Myocarditis denotes an inflammatory response against the heart muscle, which is commonly triggered by cardiotropic viruses. Although myocarditis resolves completely without any treatment in the majority of patients, cardiac inflammation can become chronic and may ultimately lead to heart failure. DZHK scientists and researchers of the Collaborative Research Center 914 (Trafficking of Immune Cells in Inflammation, Development and Disease) elucidated the role of the cytokine midkine for the development and progression of myocarditis in a new study which is reported in the Journal of Experimental Medicine.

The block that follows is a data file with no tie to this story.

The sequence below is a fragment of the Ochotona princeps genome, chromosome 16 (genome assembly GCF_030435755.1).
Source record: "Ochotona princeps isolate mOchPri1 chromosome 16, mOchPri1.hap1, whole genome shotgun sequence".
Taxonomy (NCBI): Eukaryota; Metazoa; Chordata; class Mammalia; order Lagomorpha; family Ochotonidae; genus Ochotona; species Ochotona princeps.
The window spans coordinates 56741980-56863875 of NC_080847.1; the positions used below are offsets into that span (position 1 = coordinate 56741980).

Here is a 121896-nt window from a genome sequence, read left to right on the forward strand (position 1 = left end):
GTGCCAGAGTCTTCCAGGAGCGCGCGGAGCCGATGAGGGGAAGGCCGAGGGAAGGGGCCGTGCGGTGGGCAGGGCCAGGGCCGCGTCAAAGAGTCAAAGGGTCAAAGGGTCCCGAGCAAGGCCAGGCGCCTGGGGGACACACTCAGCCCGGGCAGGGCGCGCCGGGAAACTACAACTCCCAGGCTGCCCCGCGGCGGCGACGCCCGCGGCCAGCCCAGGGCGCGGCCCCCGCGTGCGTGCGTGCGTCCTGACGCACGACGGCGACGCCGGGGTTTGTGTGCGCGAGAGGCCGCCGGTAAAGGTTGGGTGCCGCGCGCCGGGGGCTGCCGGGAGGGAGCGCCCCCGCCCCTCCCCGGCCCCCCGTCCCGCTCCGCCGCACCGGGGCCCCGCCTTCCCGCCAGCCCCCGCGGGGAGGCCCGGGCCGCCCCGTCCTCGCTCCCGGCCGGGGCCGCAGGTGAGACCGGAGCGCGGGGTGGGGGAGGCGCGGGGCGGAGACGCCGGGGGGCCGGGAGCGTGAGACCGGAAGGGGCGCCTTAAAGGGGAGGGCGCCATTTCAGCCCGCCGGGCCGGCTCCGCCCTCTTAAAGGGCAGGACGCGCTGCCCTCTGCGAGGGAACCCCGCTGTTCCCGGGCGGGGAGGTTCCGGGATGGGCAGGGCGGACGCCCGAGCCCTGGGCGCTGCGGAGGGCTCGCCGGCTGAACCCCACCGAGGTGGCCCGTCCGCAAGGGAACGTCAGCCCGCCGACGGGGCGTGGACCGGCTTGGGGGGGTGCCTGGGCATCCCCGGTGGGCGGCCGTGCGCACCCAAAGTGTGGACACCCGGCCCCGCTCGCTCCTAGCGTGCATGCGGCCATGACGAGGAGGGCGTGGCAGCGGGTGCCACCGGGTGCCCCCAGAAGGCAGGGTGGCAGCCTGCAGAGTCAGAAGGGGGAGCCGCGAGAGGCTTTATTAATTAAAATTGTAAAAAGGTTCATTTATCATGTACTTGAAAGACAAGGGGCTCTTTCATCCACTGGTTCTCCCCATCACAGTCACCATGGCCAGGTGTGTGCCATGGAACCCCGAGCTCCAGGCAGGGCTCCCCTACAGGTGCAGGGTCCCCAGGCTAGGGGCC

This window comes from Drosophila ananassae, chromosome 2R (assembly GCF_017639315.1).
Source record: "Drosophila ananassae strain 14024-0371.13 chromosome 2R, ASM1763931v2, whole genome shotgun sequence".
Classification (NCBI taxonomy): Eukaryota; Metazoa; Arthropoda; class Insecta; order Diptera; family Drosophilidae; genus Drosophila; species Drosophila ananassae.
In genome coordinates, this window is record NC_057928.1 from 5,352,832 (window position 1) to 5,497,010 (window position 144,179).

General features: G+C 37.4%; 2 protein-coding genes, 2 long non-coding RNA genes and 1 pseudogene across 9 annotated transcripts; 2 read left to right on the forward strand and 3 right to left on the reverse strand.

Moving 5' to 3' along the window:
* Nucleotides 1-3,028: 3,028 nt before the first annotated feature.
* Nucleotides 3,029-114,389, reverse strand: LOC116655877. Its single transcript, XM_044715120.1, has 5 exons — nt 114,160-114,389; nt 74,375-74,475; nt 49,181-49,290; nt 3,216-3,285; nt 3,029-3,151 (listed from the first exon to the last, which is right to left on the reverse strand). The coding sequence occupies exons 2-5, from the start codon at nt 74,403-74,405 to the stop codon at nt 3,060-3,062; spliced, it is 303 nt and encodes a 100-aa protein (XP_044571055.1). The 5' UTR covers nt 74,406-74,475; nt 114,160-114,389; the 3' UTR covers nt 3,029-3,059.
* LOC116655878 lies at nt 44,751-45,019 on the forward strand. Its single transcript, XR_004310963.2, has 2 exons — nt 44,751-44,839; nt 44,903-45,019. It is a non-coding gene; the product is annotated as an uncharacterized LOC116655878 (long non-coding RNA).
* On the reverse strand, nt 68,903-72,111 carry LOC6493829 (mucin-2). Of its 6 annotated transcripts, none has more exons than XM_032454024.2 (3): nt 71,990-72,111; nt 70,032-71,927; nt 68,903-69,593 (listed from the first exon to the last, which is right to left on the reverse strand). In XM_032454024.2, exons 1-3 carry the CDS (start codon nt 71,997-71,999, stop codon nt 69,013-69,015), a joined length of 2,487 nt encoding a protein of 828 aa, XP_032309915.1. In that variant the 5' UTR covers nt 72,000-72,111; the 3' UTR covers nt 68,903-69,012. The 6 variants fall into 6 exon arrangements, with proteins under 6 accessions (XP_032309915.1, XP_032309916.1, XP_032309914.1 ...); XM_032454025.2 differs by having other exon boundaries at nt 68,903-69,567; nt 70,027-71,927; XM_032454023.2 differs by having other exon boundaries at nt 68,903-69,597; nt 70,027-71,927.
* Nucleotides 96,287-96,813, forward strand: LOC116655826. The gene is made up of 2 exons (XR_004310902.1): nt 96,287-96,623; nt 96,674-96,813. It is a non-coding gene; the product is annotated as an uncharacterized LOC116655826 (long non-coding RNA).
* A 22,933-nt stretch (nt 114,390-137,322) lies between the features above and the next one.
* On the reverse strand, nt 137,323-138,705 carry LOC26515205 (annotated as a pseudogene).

The authors analyzed tissue samples from patients with myocarditis. The researchers identified, for the first time, the presence of ‘neutrophil extracellular traps’ (NETs) in human cardiac tissue. NETs are formed when neutrophils are stimulated by viruses, bacteria or cytokines and thereby eject their DNA decorated with antimicrobial proteins serving as immune defense mechanism against pathogenic microorganisms. However, NETs can sustain chronic inflammation under sterile conditions and cause severe tissue injury. Targeting NETs indeed substantially reduced cardiac inflammation in a myocarditis mouse model in this study. The authors showed that midkine was able to mediate the formation of NETs and promoted the infiltration of neutrophils into the inflamed cardiac tissue in this model. Antibody-mediated inhibition of midkine led to a significant improvement in heart function and protected the tissue from undergoing fibrotic remodeling, a process which is a major contributor to heart failure.Therefore, blocking midkine or NETs could potentially represent novel and promising therapeutic options for patients with myocarditis.